Abuse Of Eminent Domain
October 5, 2000
The Institute for Justice in Washington, D.C., is trying to curb the broad powers of local governments to take private property for public projects. It is filing suits in several cases around the country on behalf of property owners hit with eminent domain proceedings.
In one case, it is challenging in federal court in Manhattan New York's decades-old Eminent Domain Procedures Law.
- The suit alleges that notification procedures in the law violate owners' rights to due process under the 14th Amendment of the Constitution.
- Those procedures require property owners to respond within 30 days to a published legal notice of a potential condemnation -- or lose their rights.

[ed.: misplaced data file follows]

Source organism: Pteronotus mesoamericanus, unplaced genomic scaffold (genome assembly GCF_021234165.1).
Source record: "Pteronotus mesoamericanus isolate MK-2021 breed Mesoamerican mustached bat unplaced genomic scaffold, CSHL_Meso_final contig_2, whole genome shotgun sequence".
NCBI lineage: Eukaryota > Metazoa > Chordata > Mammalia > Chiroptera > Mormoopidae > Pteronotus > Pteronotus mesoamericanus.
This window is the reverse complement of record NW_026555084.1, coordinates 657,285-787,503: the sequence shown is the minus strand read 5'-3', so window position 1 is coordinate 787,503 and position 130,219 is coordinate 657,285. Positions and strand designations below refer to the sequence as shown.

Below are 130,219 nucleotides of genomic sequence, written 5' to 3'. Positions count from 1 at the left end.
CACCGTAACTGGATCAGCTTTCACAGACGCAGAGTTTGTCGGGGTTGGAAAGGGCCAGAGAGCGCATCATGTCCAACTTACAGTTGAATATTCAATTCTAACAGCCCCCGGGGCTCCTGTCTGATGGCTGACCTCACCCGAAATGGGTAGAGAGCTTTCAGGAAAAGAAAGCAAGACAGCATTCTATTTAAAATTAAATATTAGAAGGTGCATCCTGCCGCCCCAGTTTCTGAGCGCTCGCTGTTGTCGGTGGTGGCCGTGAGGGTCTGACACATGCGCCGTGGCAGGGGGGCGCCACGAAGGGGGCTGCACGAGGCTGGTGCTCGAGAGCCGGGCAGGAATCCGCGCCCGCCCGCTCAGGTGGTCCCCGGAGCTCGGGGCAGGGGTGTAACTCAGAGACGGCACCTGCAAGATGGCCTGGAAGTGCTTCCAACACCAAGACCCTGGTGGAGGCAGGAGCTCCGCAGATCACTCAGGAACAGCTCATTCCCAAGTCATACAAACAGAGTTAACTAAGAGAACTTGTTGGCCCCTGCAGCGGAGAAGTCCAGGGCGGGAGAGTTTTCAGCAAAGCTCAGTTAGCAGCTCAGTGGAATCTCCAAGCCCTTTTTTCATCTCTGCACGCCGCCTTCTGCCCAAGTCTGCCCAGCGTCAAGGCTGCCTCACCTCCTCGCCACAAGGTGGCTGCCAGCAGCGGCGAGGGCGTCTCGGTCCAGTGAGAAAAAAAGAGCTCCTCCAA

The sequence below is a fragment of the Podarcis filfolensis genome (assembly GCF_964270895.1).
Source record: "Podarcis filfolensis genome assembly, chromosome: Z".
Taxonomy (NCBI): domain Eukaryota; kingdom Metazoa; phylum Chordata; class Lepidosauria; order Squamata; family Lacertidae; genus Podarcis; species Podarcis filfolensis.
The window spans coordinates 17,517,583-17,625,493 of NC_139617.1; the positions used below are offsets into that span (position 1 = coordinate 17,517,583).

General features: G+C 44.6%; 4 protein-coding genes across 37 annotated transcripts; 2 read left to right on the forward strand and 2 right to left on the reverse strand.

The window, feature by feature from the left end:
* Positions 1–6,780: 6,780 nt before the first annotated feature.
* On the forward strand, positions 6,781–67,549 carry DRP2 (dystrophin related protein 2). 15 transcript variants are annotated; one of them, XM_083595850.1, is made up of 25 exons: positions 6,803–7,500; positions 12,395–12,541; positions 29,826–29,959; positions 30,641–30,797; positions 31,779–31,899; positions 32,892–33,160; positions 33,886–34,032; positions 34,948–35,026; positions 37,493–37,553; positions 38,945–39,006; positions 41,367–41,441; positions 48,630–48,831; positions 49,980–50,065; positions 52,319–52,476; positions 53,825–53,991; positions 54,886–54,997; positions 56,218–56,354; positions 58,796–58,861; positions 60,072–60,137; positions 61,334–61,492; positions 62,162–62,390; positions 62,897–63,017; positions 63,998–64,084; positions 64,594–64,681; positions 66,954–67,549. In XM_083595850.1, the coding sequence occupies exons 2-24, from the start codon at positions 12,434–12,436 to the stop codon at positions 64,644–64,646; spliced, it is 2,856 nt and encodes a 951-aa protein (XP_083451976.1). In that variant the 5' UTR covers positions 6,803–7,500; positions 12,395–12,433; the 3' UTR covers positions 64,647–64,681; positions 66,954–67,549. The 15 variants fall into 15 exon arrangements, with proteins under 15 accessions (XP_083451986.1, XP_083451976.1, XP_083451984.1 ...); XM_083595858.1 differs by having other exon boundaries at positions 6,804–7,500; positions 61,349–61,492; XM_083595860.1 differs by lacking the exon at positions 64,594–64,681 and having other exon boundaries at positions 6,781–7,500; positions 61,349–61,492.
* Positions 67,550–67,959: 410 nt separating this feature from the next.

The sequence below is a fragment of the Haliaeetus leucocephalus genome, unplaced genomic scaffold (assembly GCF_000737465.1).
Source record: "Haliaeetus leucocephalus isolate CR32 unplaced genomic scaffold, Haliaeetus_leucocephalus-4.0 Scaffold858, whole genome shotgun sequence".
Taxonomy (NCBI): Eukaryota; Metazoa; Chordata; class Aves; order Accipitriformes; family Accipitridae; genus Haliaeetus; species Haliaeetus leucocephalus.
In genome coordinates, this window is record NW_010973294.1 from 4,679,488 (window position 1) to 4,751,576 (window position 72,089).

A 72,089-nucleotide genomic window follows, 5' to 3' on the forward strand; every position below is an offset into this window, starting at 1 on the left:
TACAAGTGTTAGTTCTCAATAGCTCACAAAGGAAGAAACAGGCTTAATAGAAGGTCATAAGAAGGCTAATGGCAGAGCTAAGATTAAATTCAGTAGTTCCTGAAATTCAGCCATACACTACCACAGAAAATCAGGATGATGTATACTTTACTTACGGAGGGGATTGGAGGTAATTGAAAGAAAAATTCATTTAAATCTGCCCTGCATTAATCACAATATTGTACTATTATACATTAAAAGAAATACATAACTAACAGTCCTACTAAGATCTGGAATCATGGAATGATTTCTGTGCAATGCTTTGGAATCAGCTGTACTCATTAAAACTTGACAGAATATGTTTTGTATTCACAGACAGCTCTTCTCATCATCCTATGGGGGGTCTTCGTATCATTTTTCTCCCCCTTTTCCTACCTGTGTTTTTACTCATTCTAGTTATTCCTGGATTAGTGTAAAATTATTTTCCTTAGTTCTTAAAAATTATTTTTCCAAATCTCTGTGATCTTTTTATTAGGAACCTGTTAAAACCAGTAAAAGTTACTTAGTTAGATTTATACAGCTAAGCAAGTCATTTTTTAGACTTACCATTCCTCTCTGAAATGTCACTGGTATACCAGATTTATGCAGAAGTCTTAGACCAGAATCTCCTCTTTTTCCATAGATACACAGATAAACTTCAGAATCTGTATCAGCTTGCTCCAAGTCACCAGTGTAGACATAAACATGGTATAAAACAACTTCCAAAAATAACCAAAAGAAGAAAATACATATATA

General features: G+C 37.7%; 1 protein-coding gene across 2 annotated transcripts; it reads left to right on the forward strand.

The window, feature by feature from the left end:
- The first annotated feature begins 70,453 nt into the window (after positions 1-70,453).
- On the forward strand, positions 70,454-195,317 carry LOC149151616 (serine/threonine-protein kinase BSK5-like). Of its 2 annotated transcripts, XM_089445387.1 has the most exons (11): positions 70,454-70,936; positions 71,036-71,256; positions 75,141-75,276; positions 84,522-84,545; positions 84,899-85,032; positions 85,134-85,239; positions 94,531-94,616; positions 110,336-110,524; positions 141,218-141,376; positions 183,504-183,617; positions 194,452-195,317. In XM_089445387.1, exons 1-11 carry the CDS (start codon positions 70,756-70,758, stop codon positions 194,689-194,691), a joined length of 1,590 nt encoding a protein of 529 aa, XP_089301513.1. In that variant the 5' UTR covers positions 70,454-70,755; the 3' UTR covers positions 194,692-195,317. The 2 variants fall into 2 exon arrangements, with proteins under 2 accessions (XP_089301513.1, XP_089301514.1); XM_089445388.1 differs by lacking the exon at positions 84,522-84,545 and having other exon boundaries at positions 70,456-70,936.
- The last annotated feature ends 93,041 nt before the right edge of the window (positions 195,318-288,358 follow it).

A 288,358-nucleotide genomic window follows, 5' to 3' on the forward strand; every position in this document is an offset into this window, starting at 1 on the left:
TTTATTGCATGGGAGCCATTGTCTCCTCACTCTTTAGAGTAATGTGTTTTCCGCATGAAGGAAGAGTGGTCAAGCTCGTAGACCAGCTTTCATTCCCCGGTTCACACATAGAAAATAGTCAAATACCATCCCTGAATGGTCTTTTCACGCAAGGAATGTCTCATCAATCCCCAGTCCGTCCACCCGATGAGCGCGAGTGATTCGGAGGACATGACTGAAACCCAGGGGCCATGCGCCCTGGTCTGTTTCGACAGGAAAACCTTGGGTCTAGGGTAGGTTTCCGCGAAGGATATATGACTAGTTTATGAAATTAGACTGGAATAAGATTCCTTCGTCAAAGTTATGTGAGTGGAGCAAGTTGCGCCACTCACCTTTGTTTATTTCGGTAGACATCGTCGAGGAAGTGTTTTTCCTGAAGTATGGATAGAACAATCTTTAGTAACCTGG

- A lawyer for the institute says that even owners who try their best to respond end up missing the deadline.
- While the Constitution allows the taking of private property for "public use," with compensation, many communities have so stretched the meaning of "public use" in recent years that it has been used to justify taking property for privately owned shopping malls and other businesses.
Plaintiffs in the New York case include the owners of a cabinet making company whose property the state wants to condemn for a development that includes a Home Depot and other commercial stores.
Other plaintiffs include a property owner seeking to stop the Village of Port Chester from condemning four buildings to make way for a shopping center and a church seeking to stop a community association from taking the church as part of an urban renewal project.
Source: Dean Starkman, "Group Fights a New York Property Law," Wall Street Journal, October 5, 2000.
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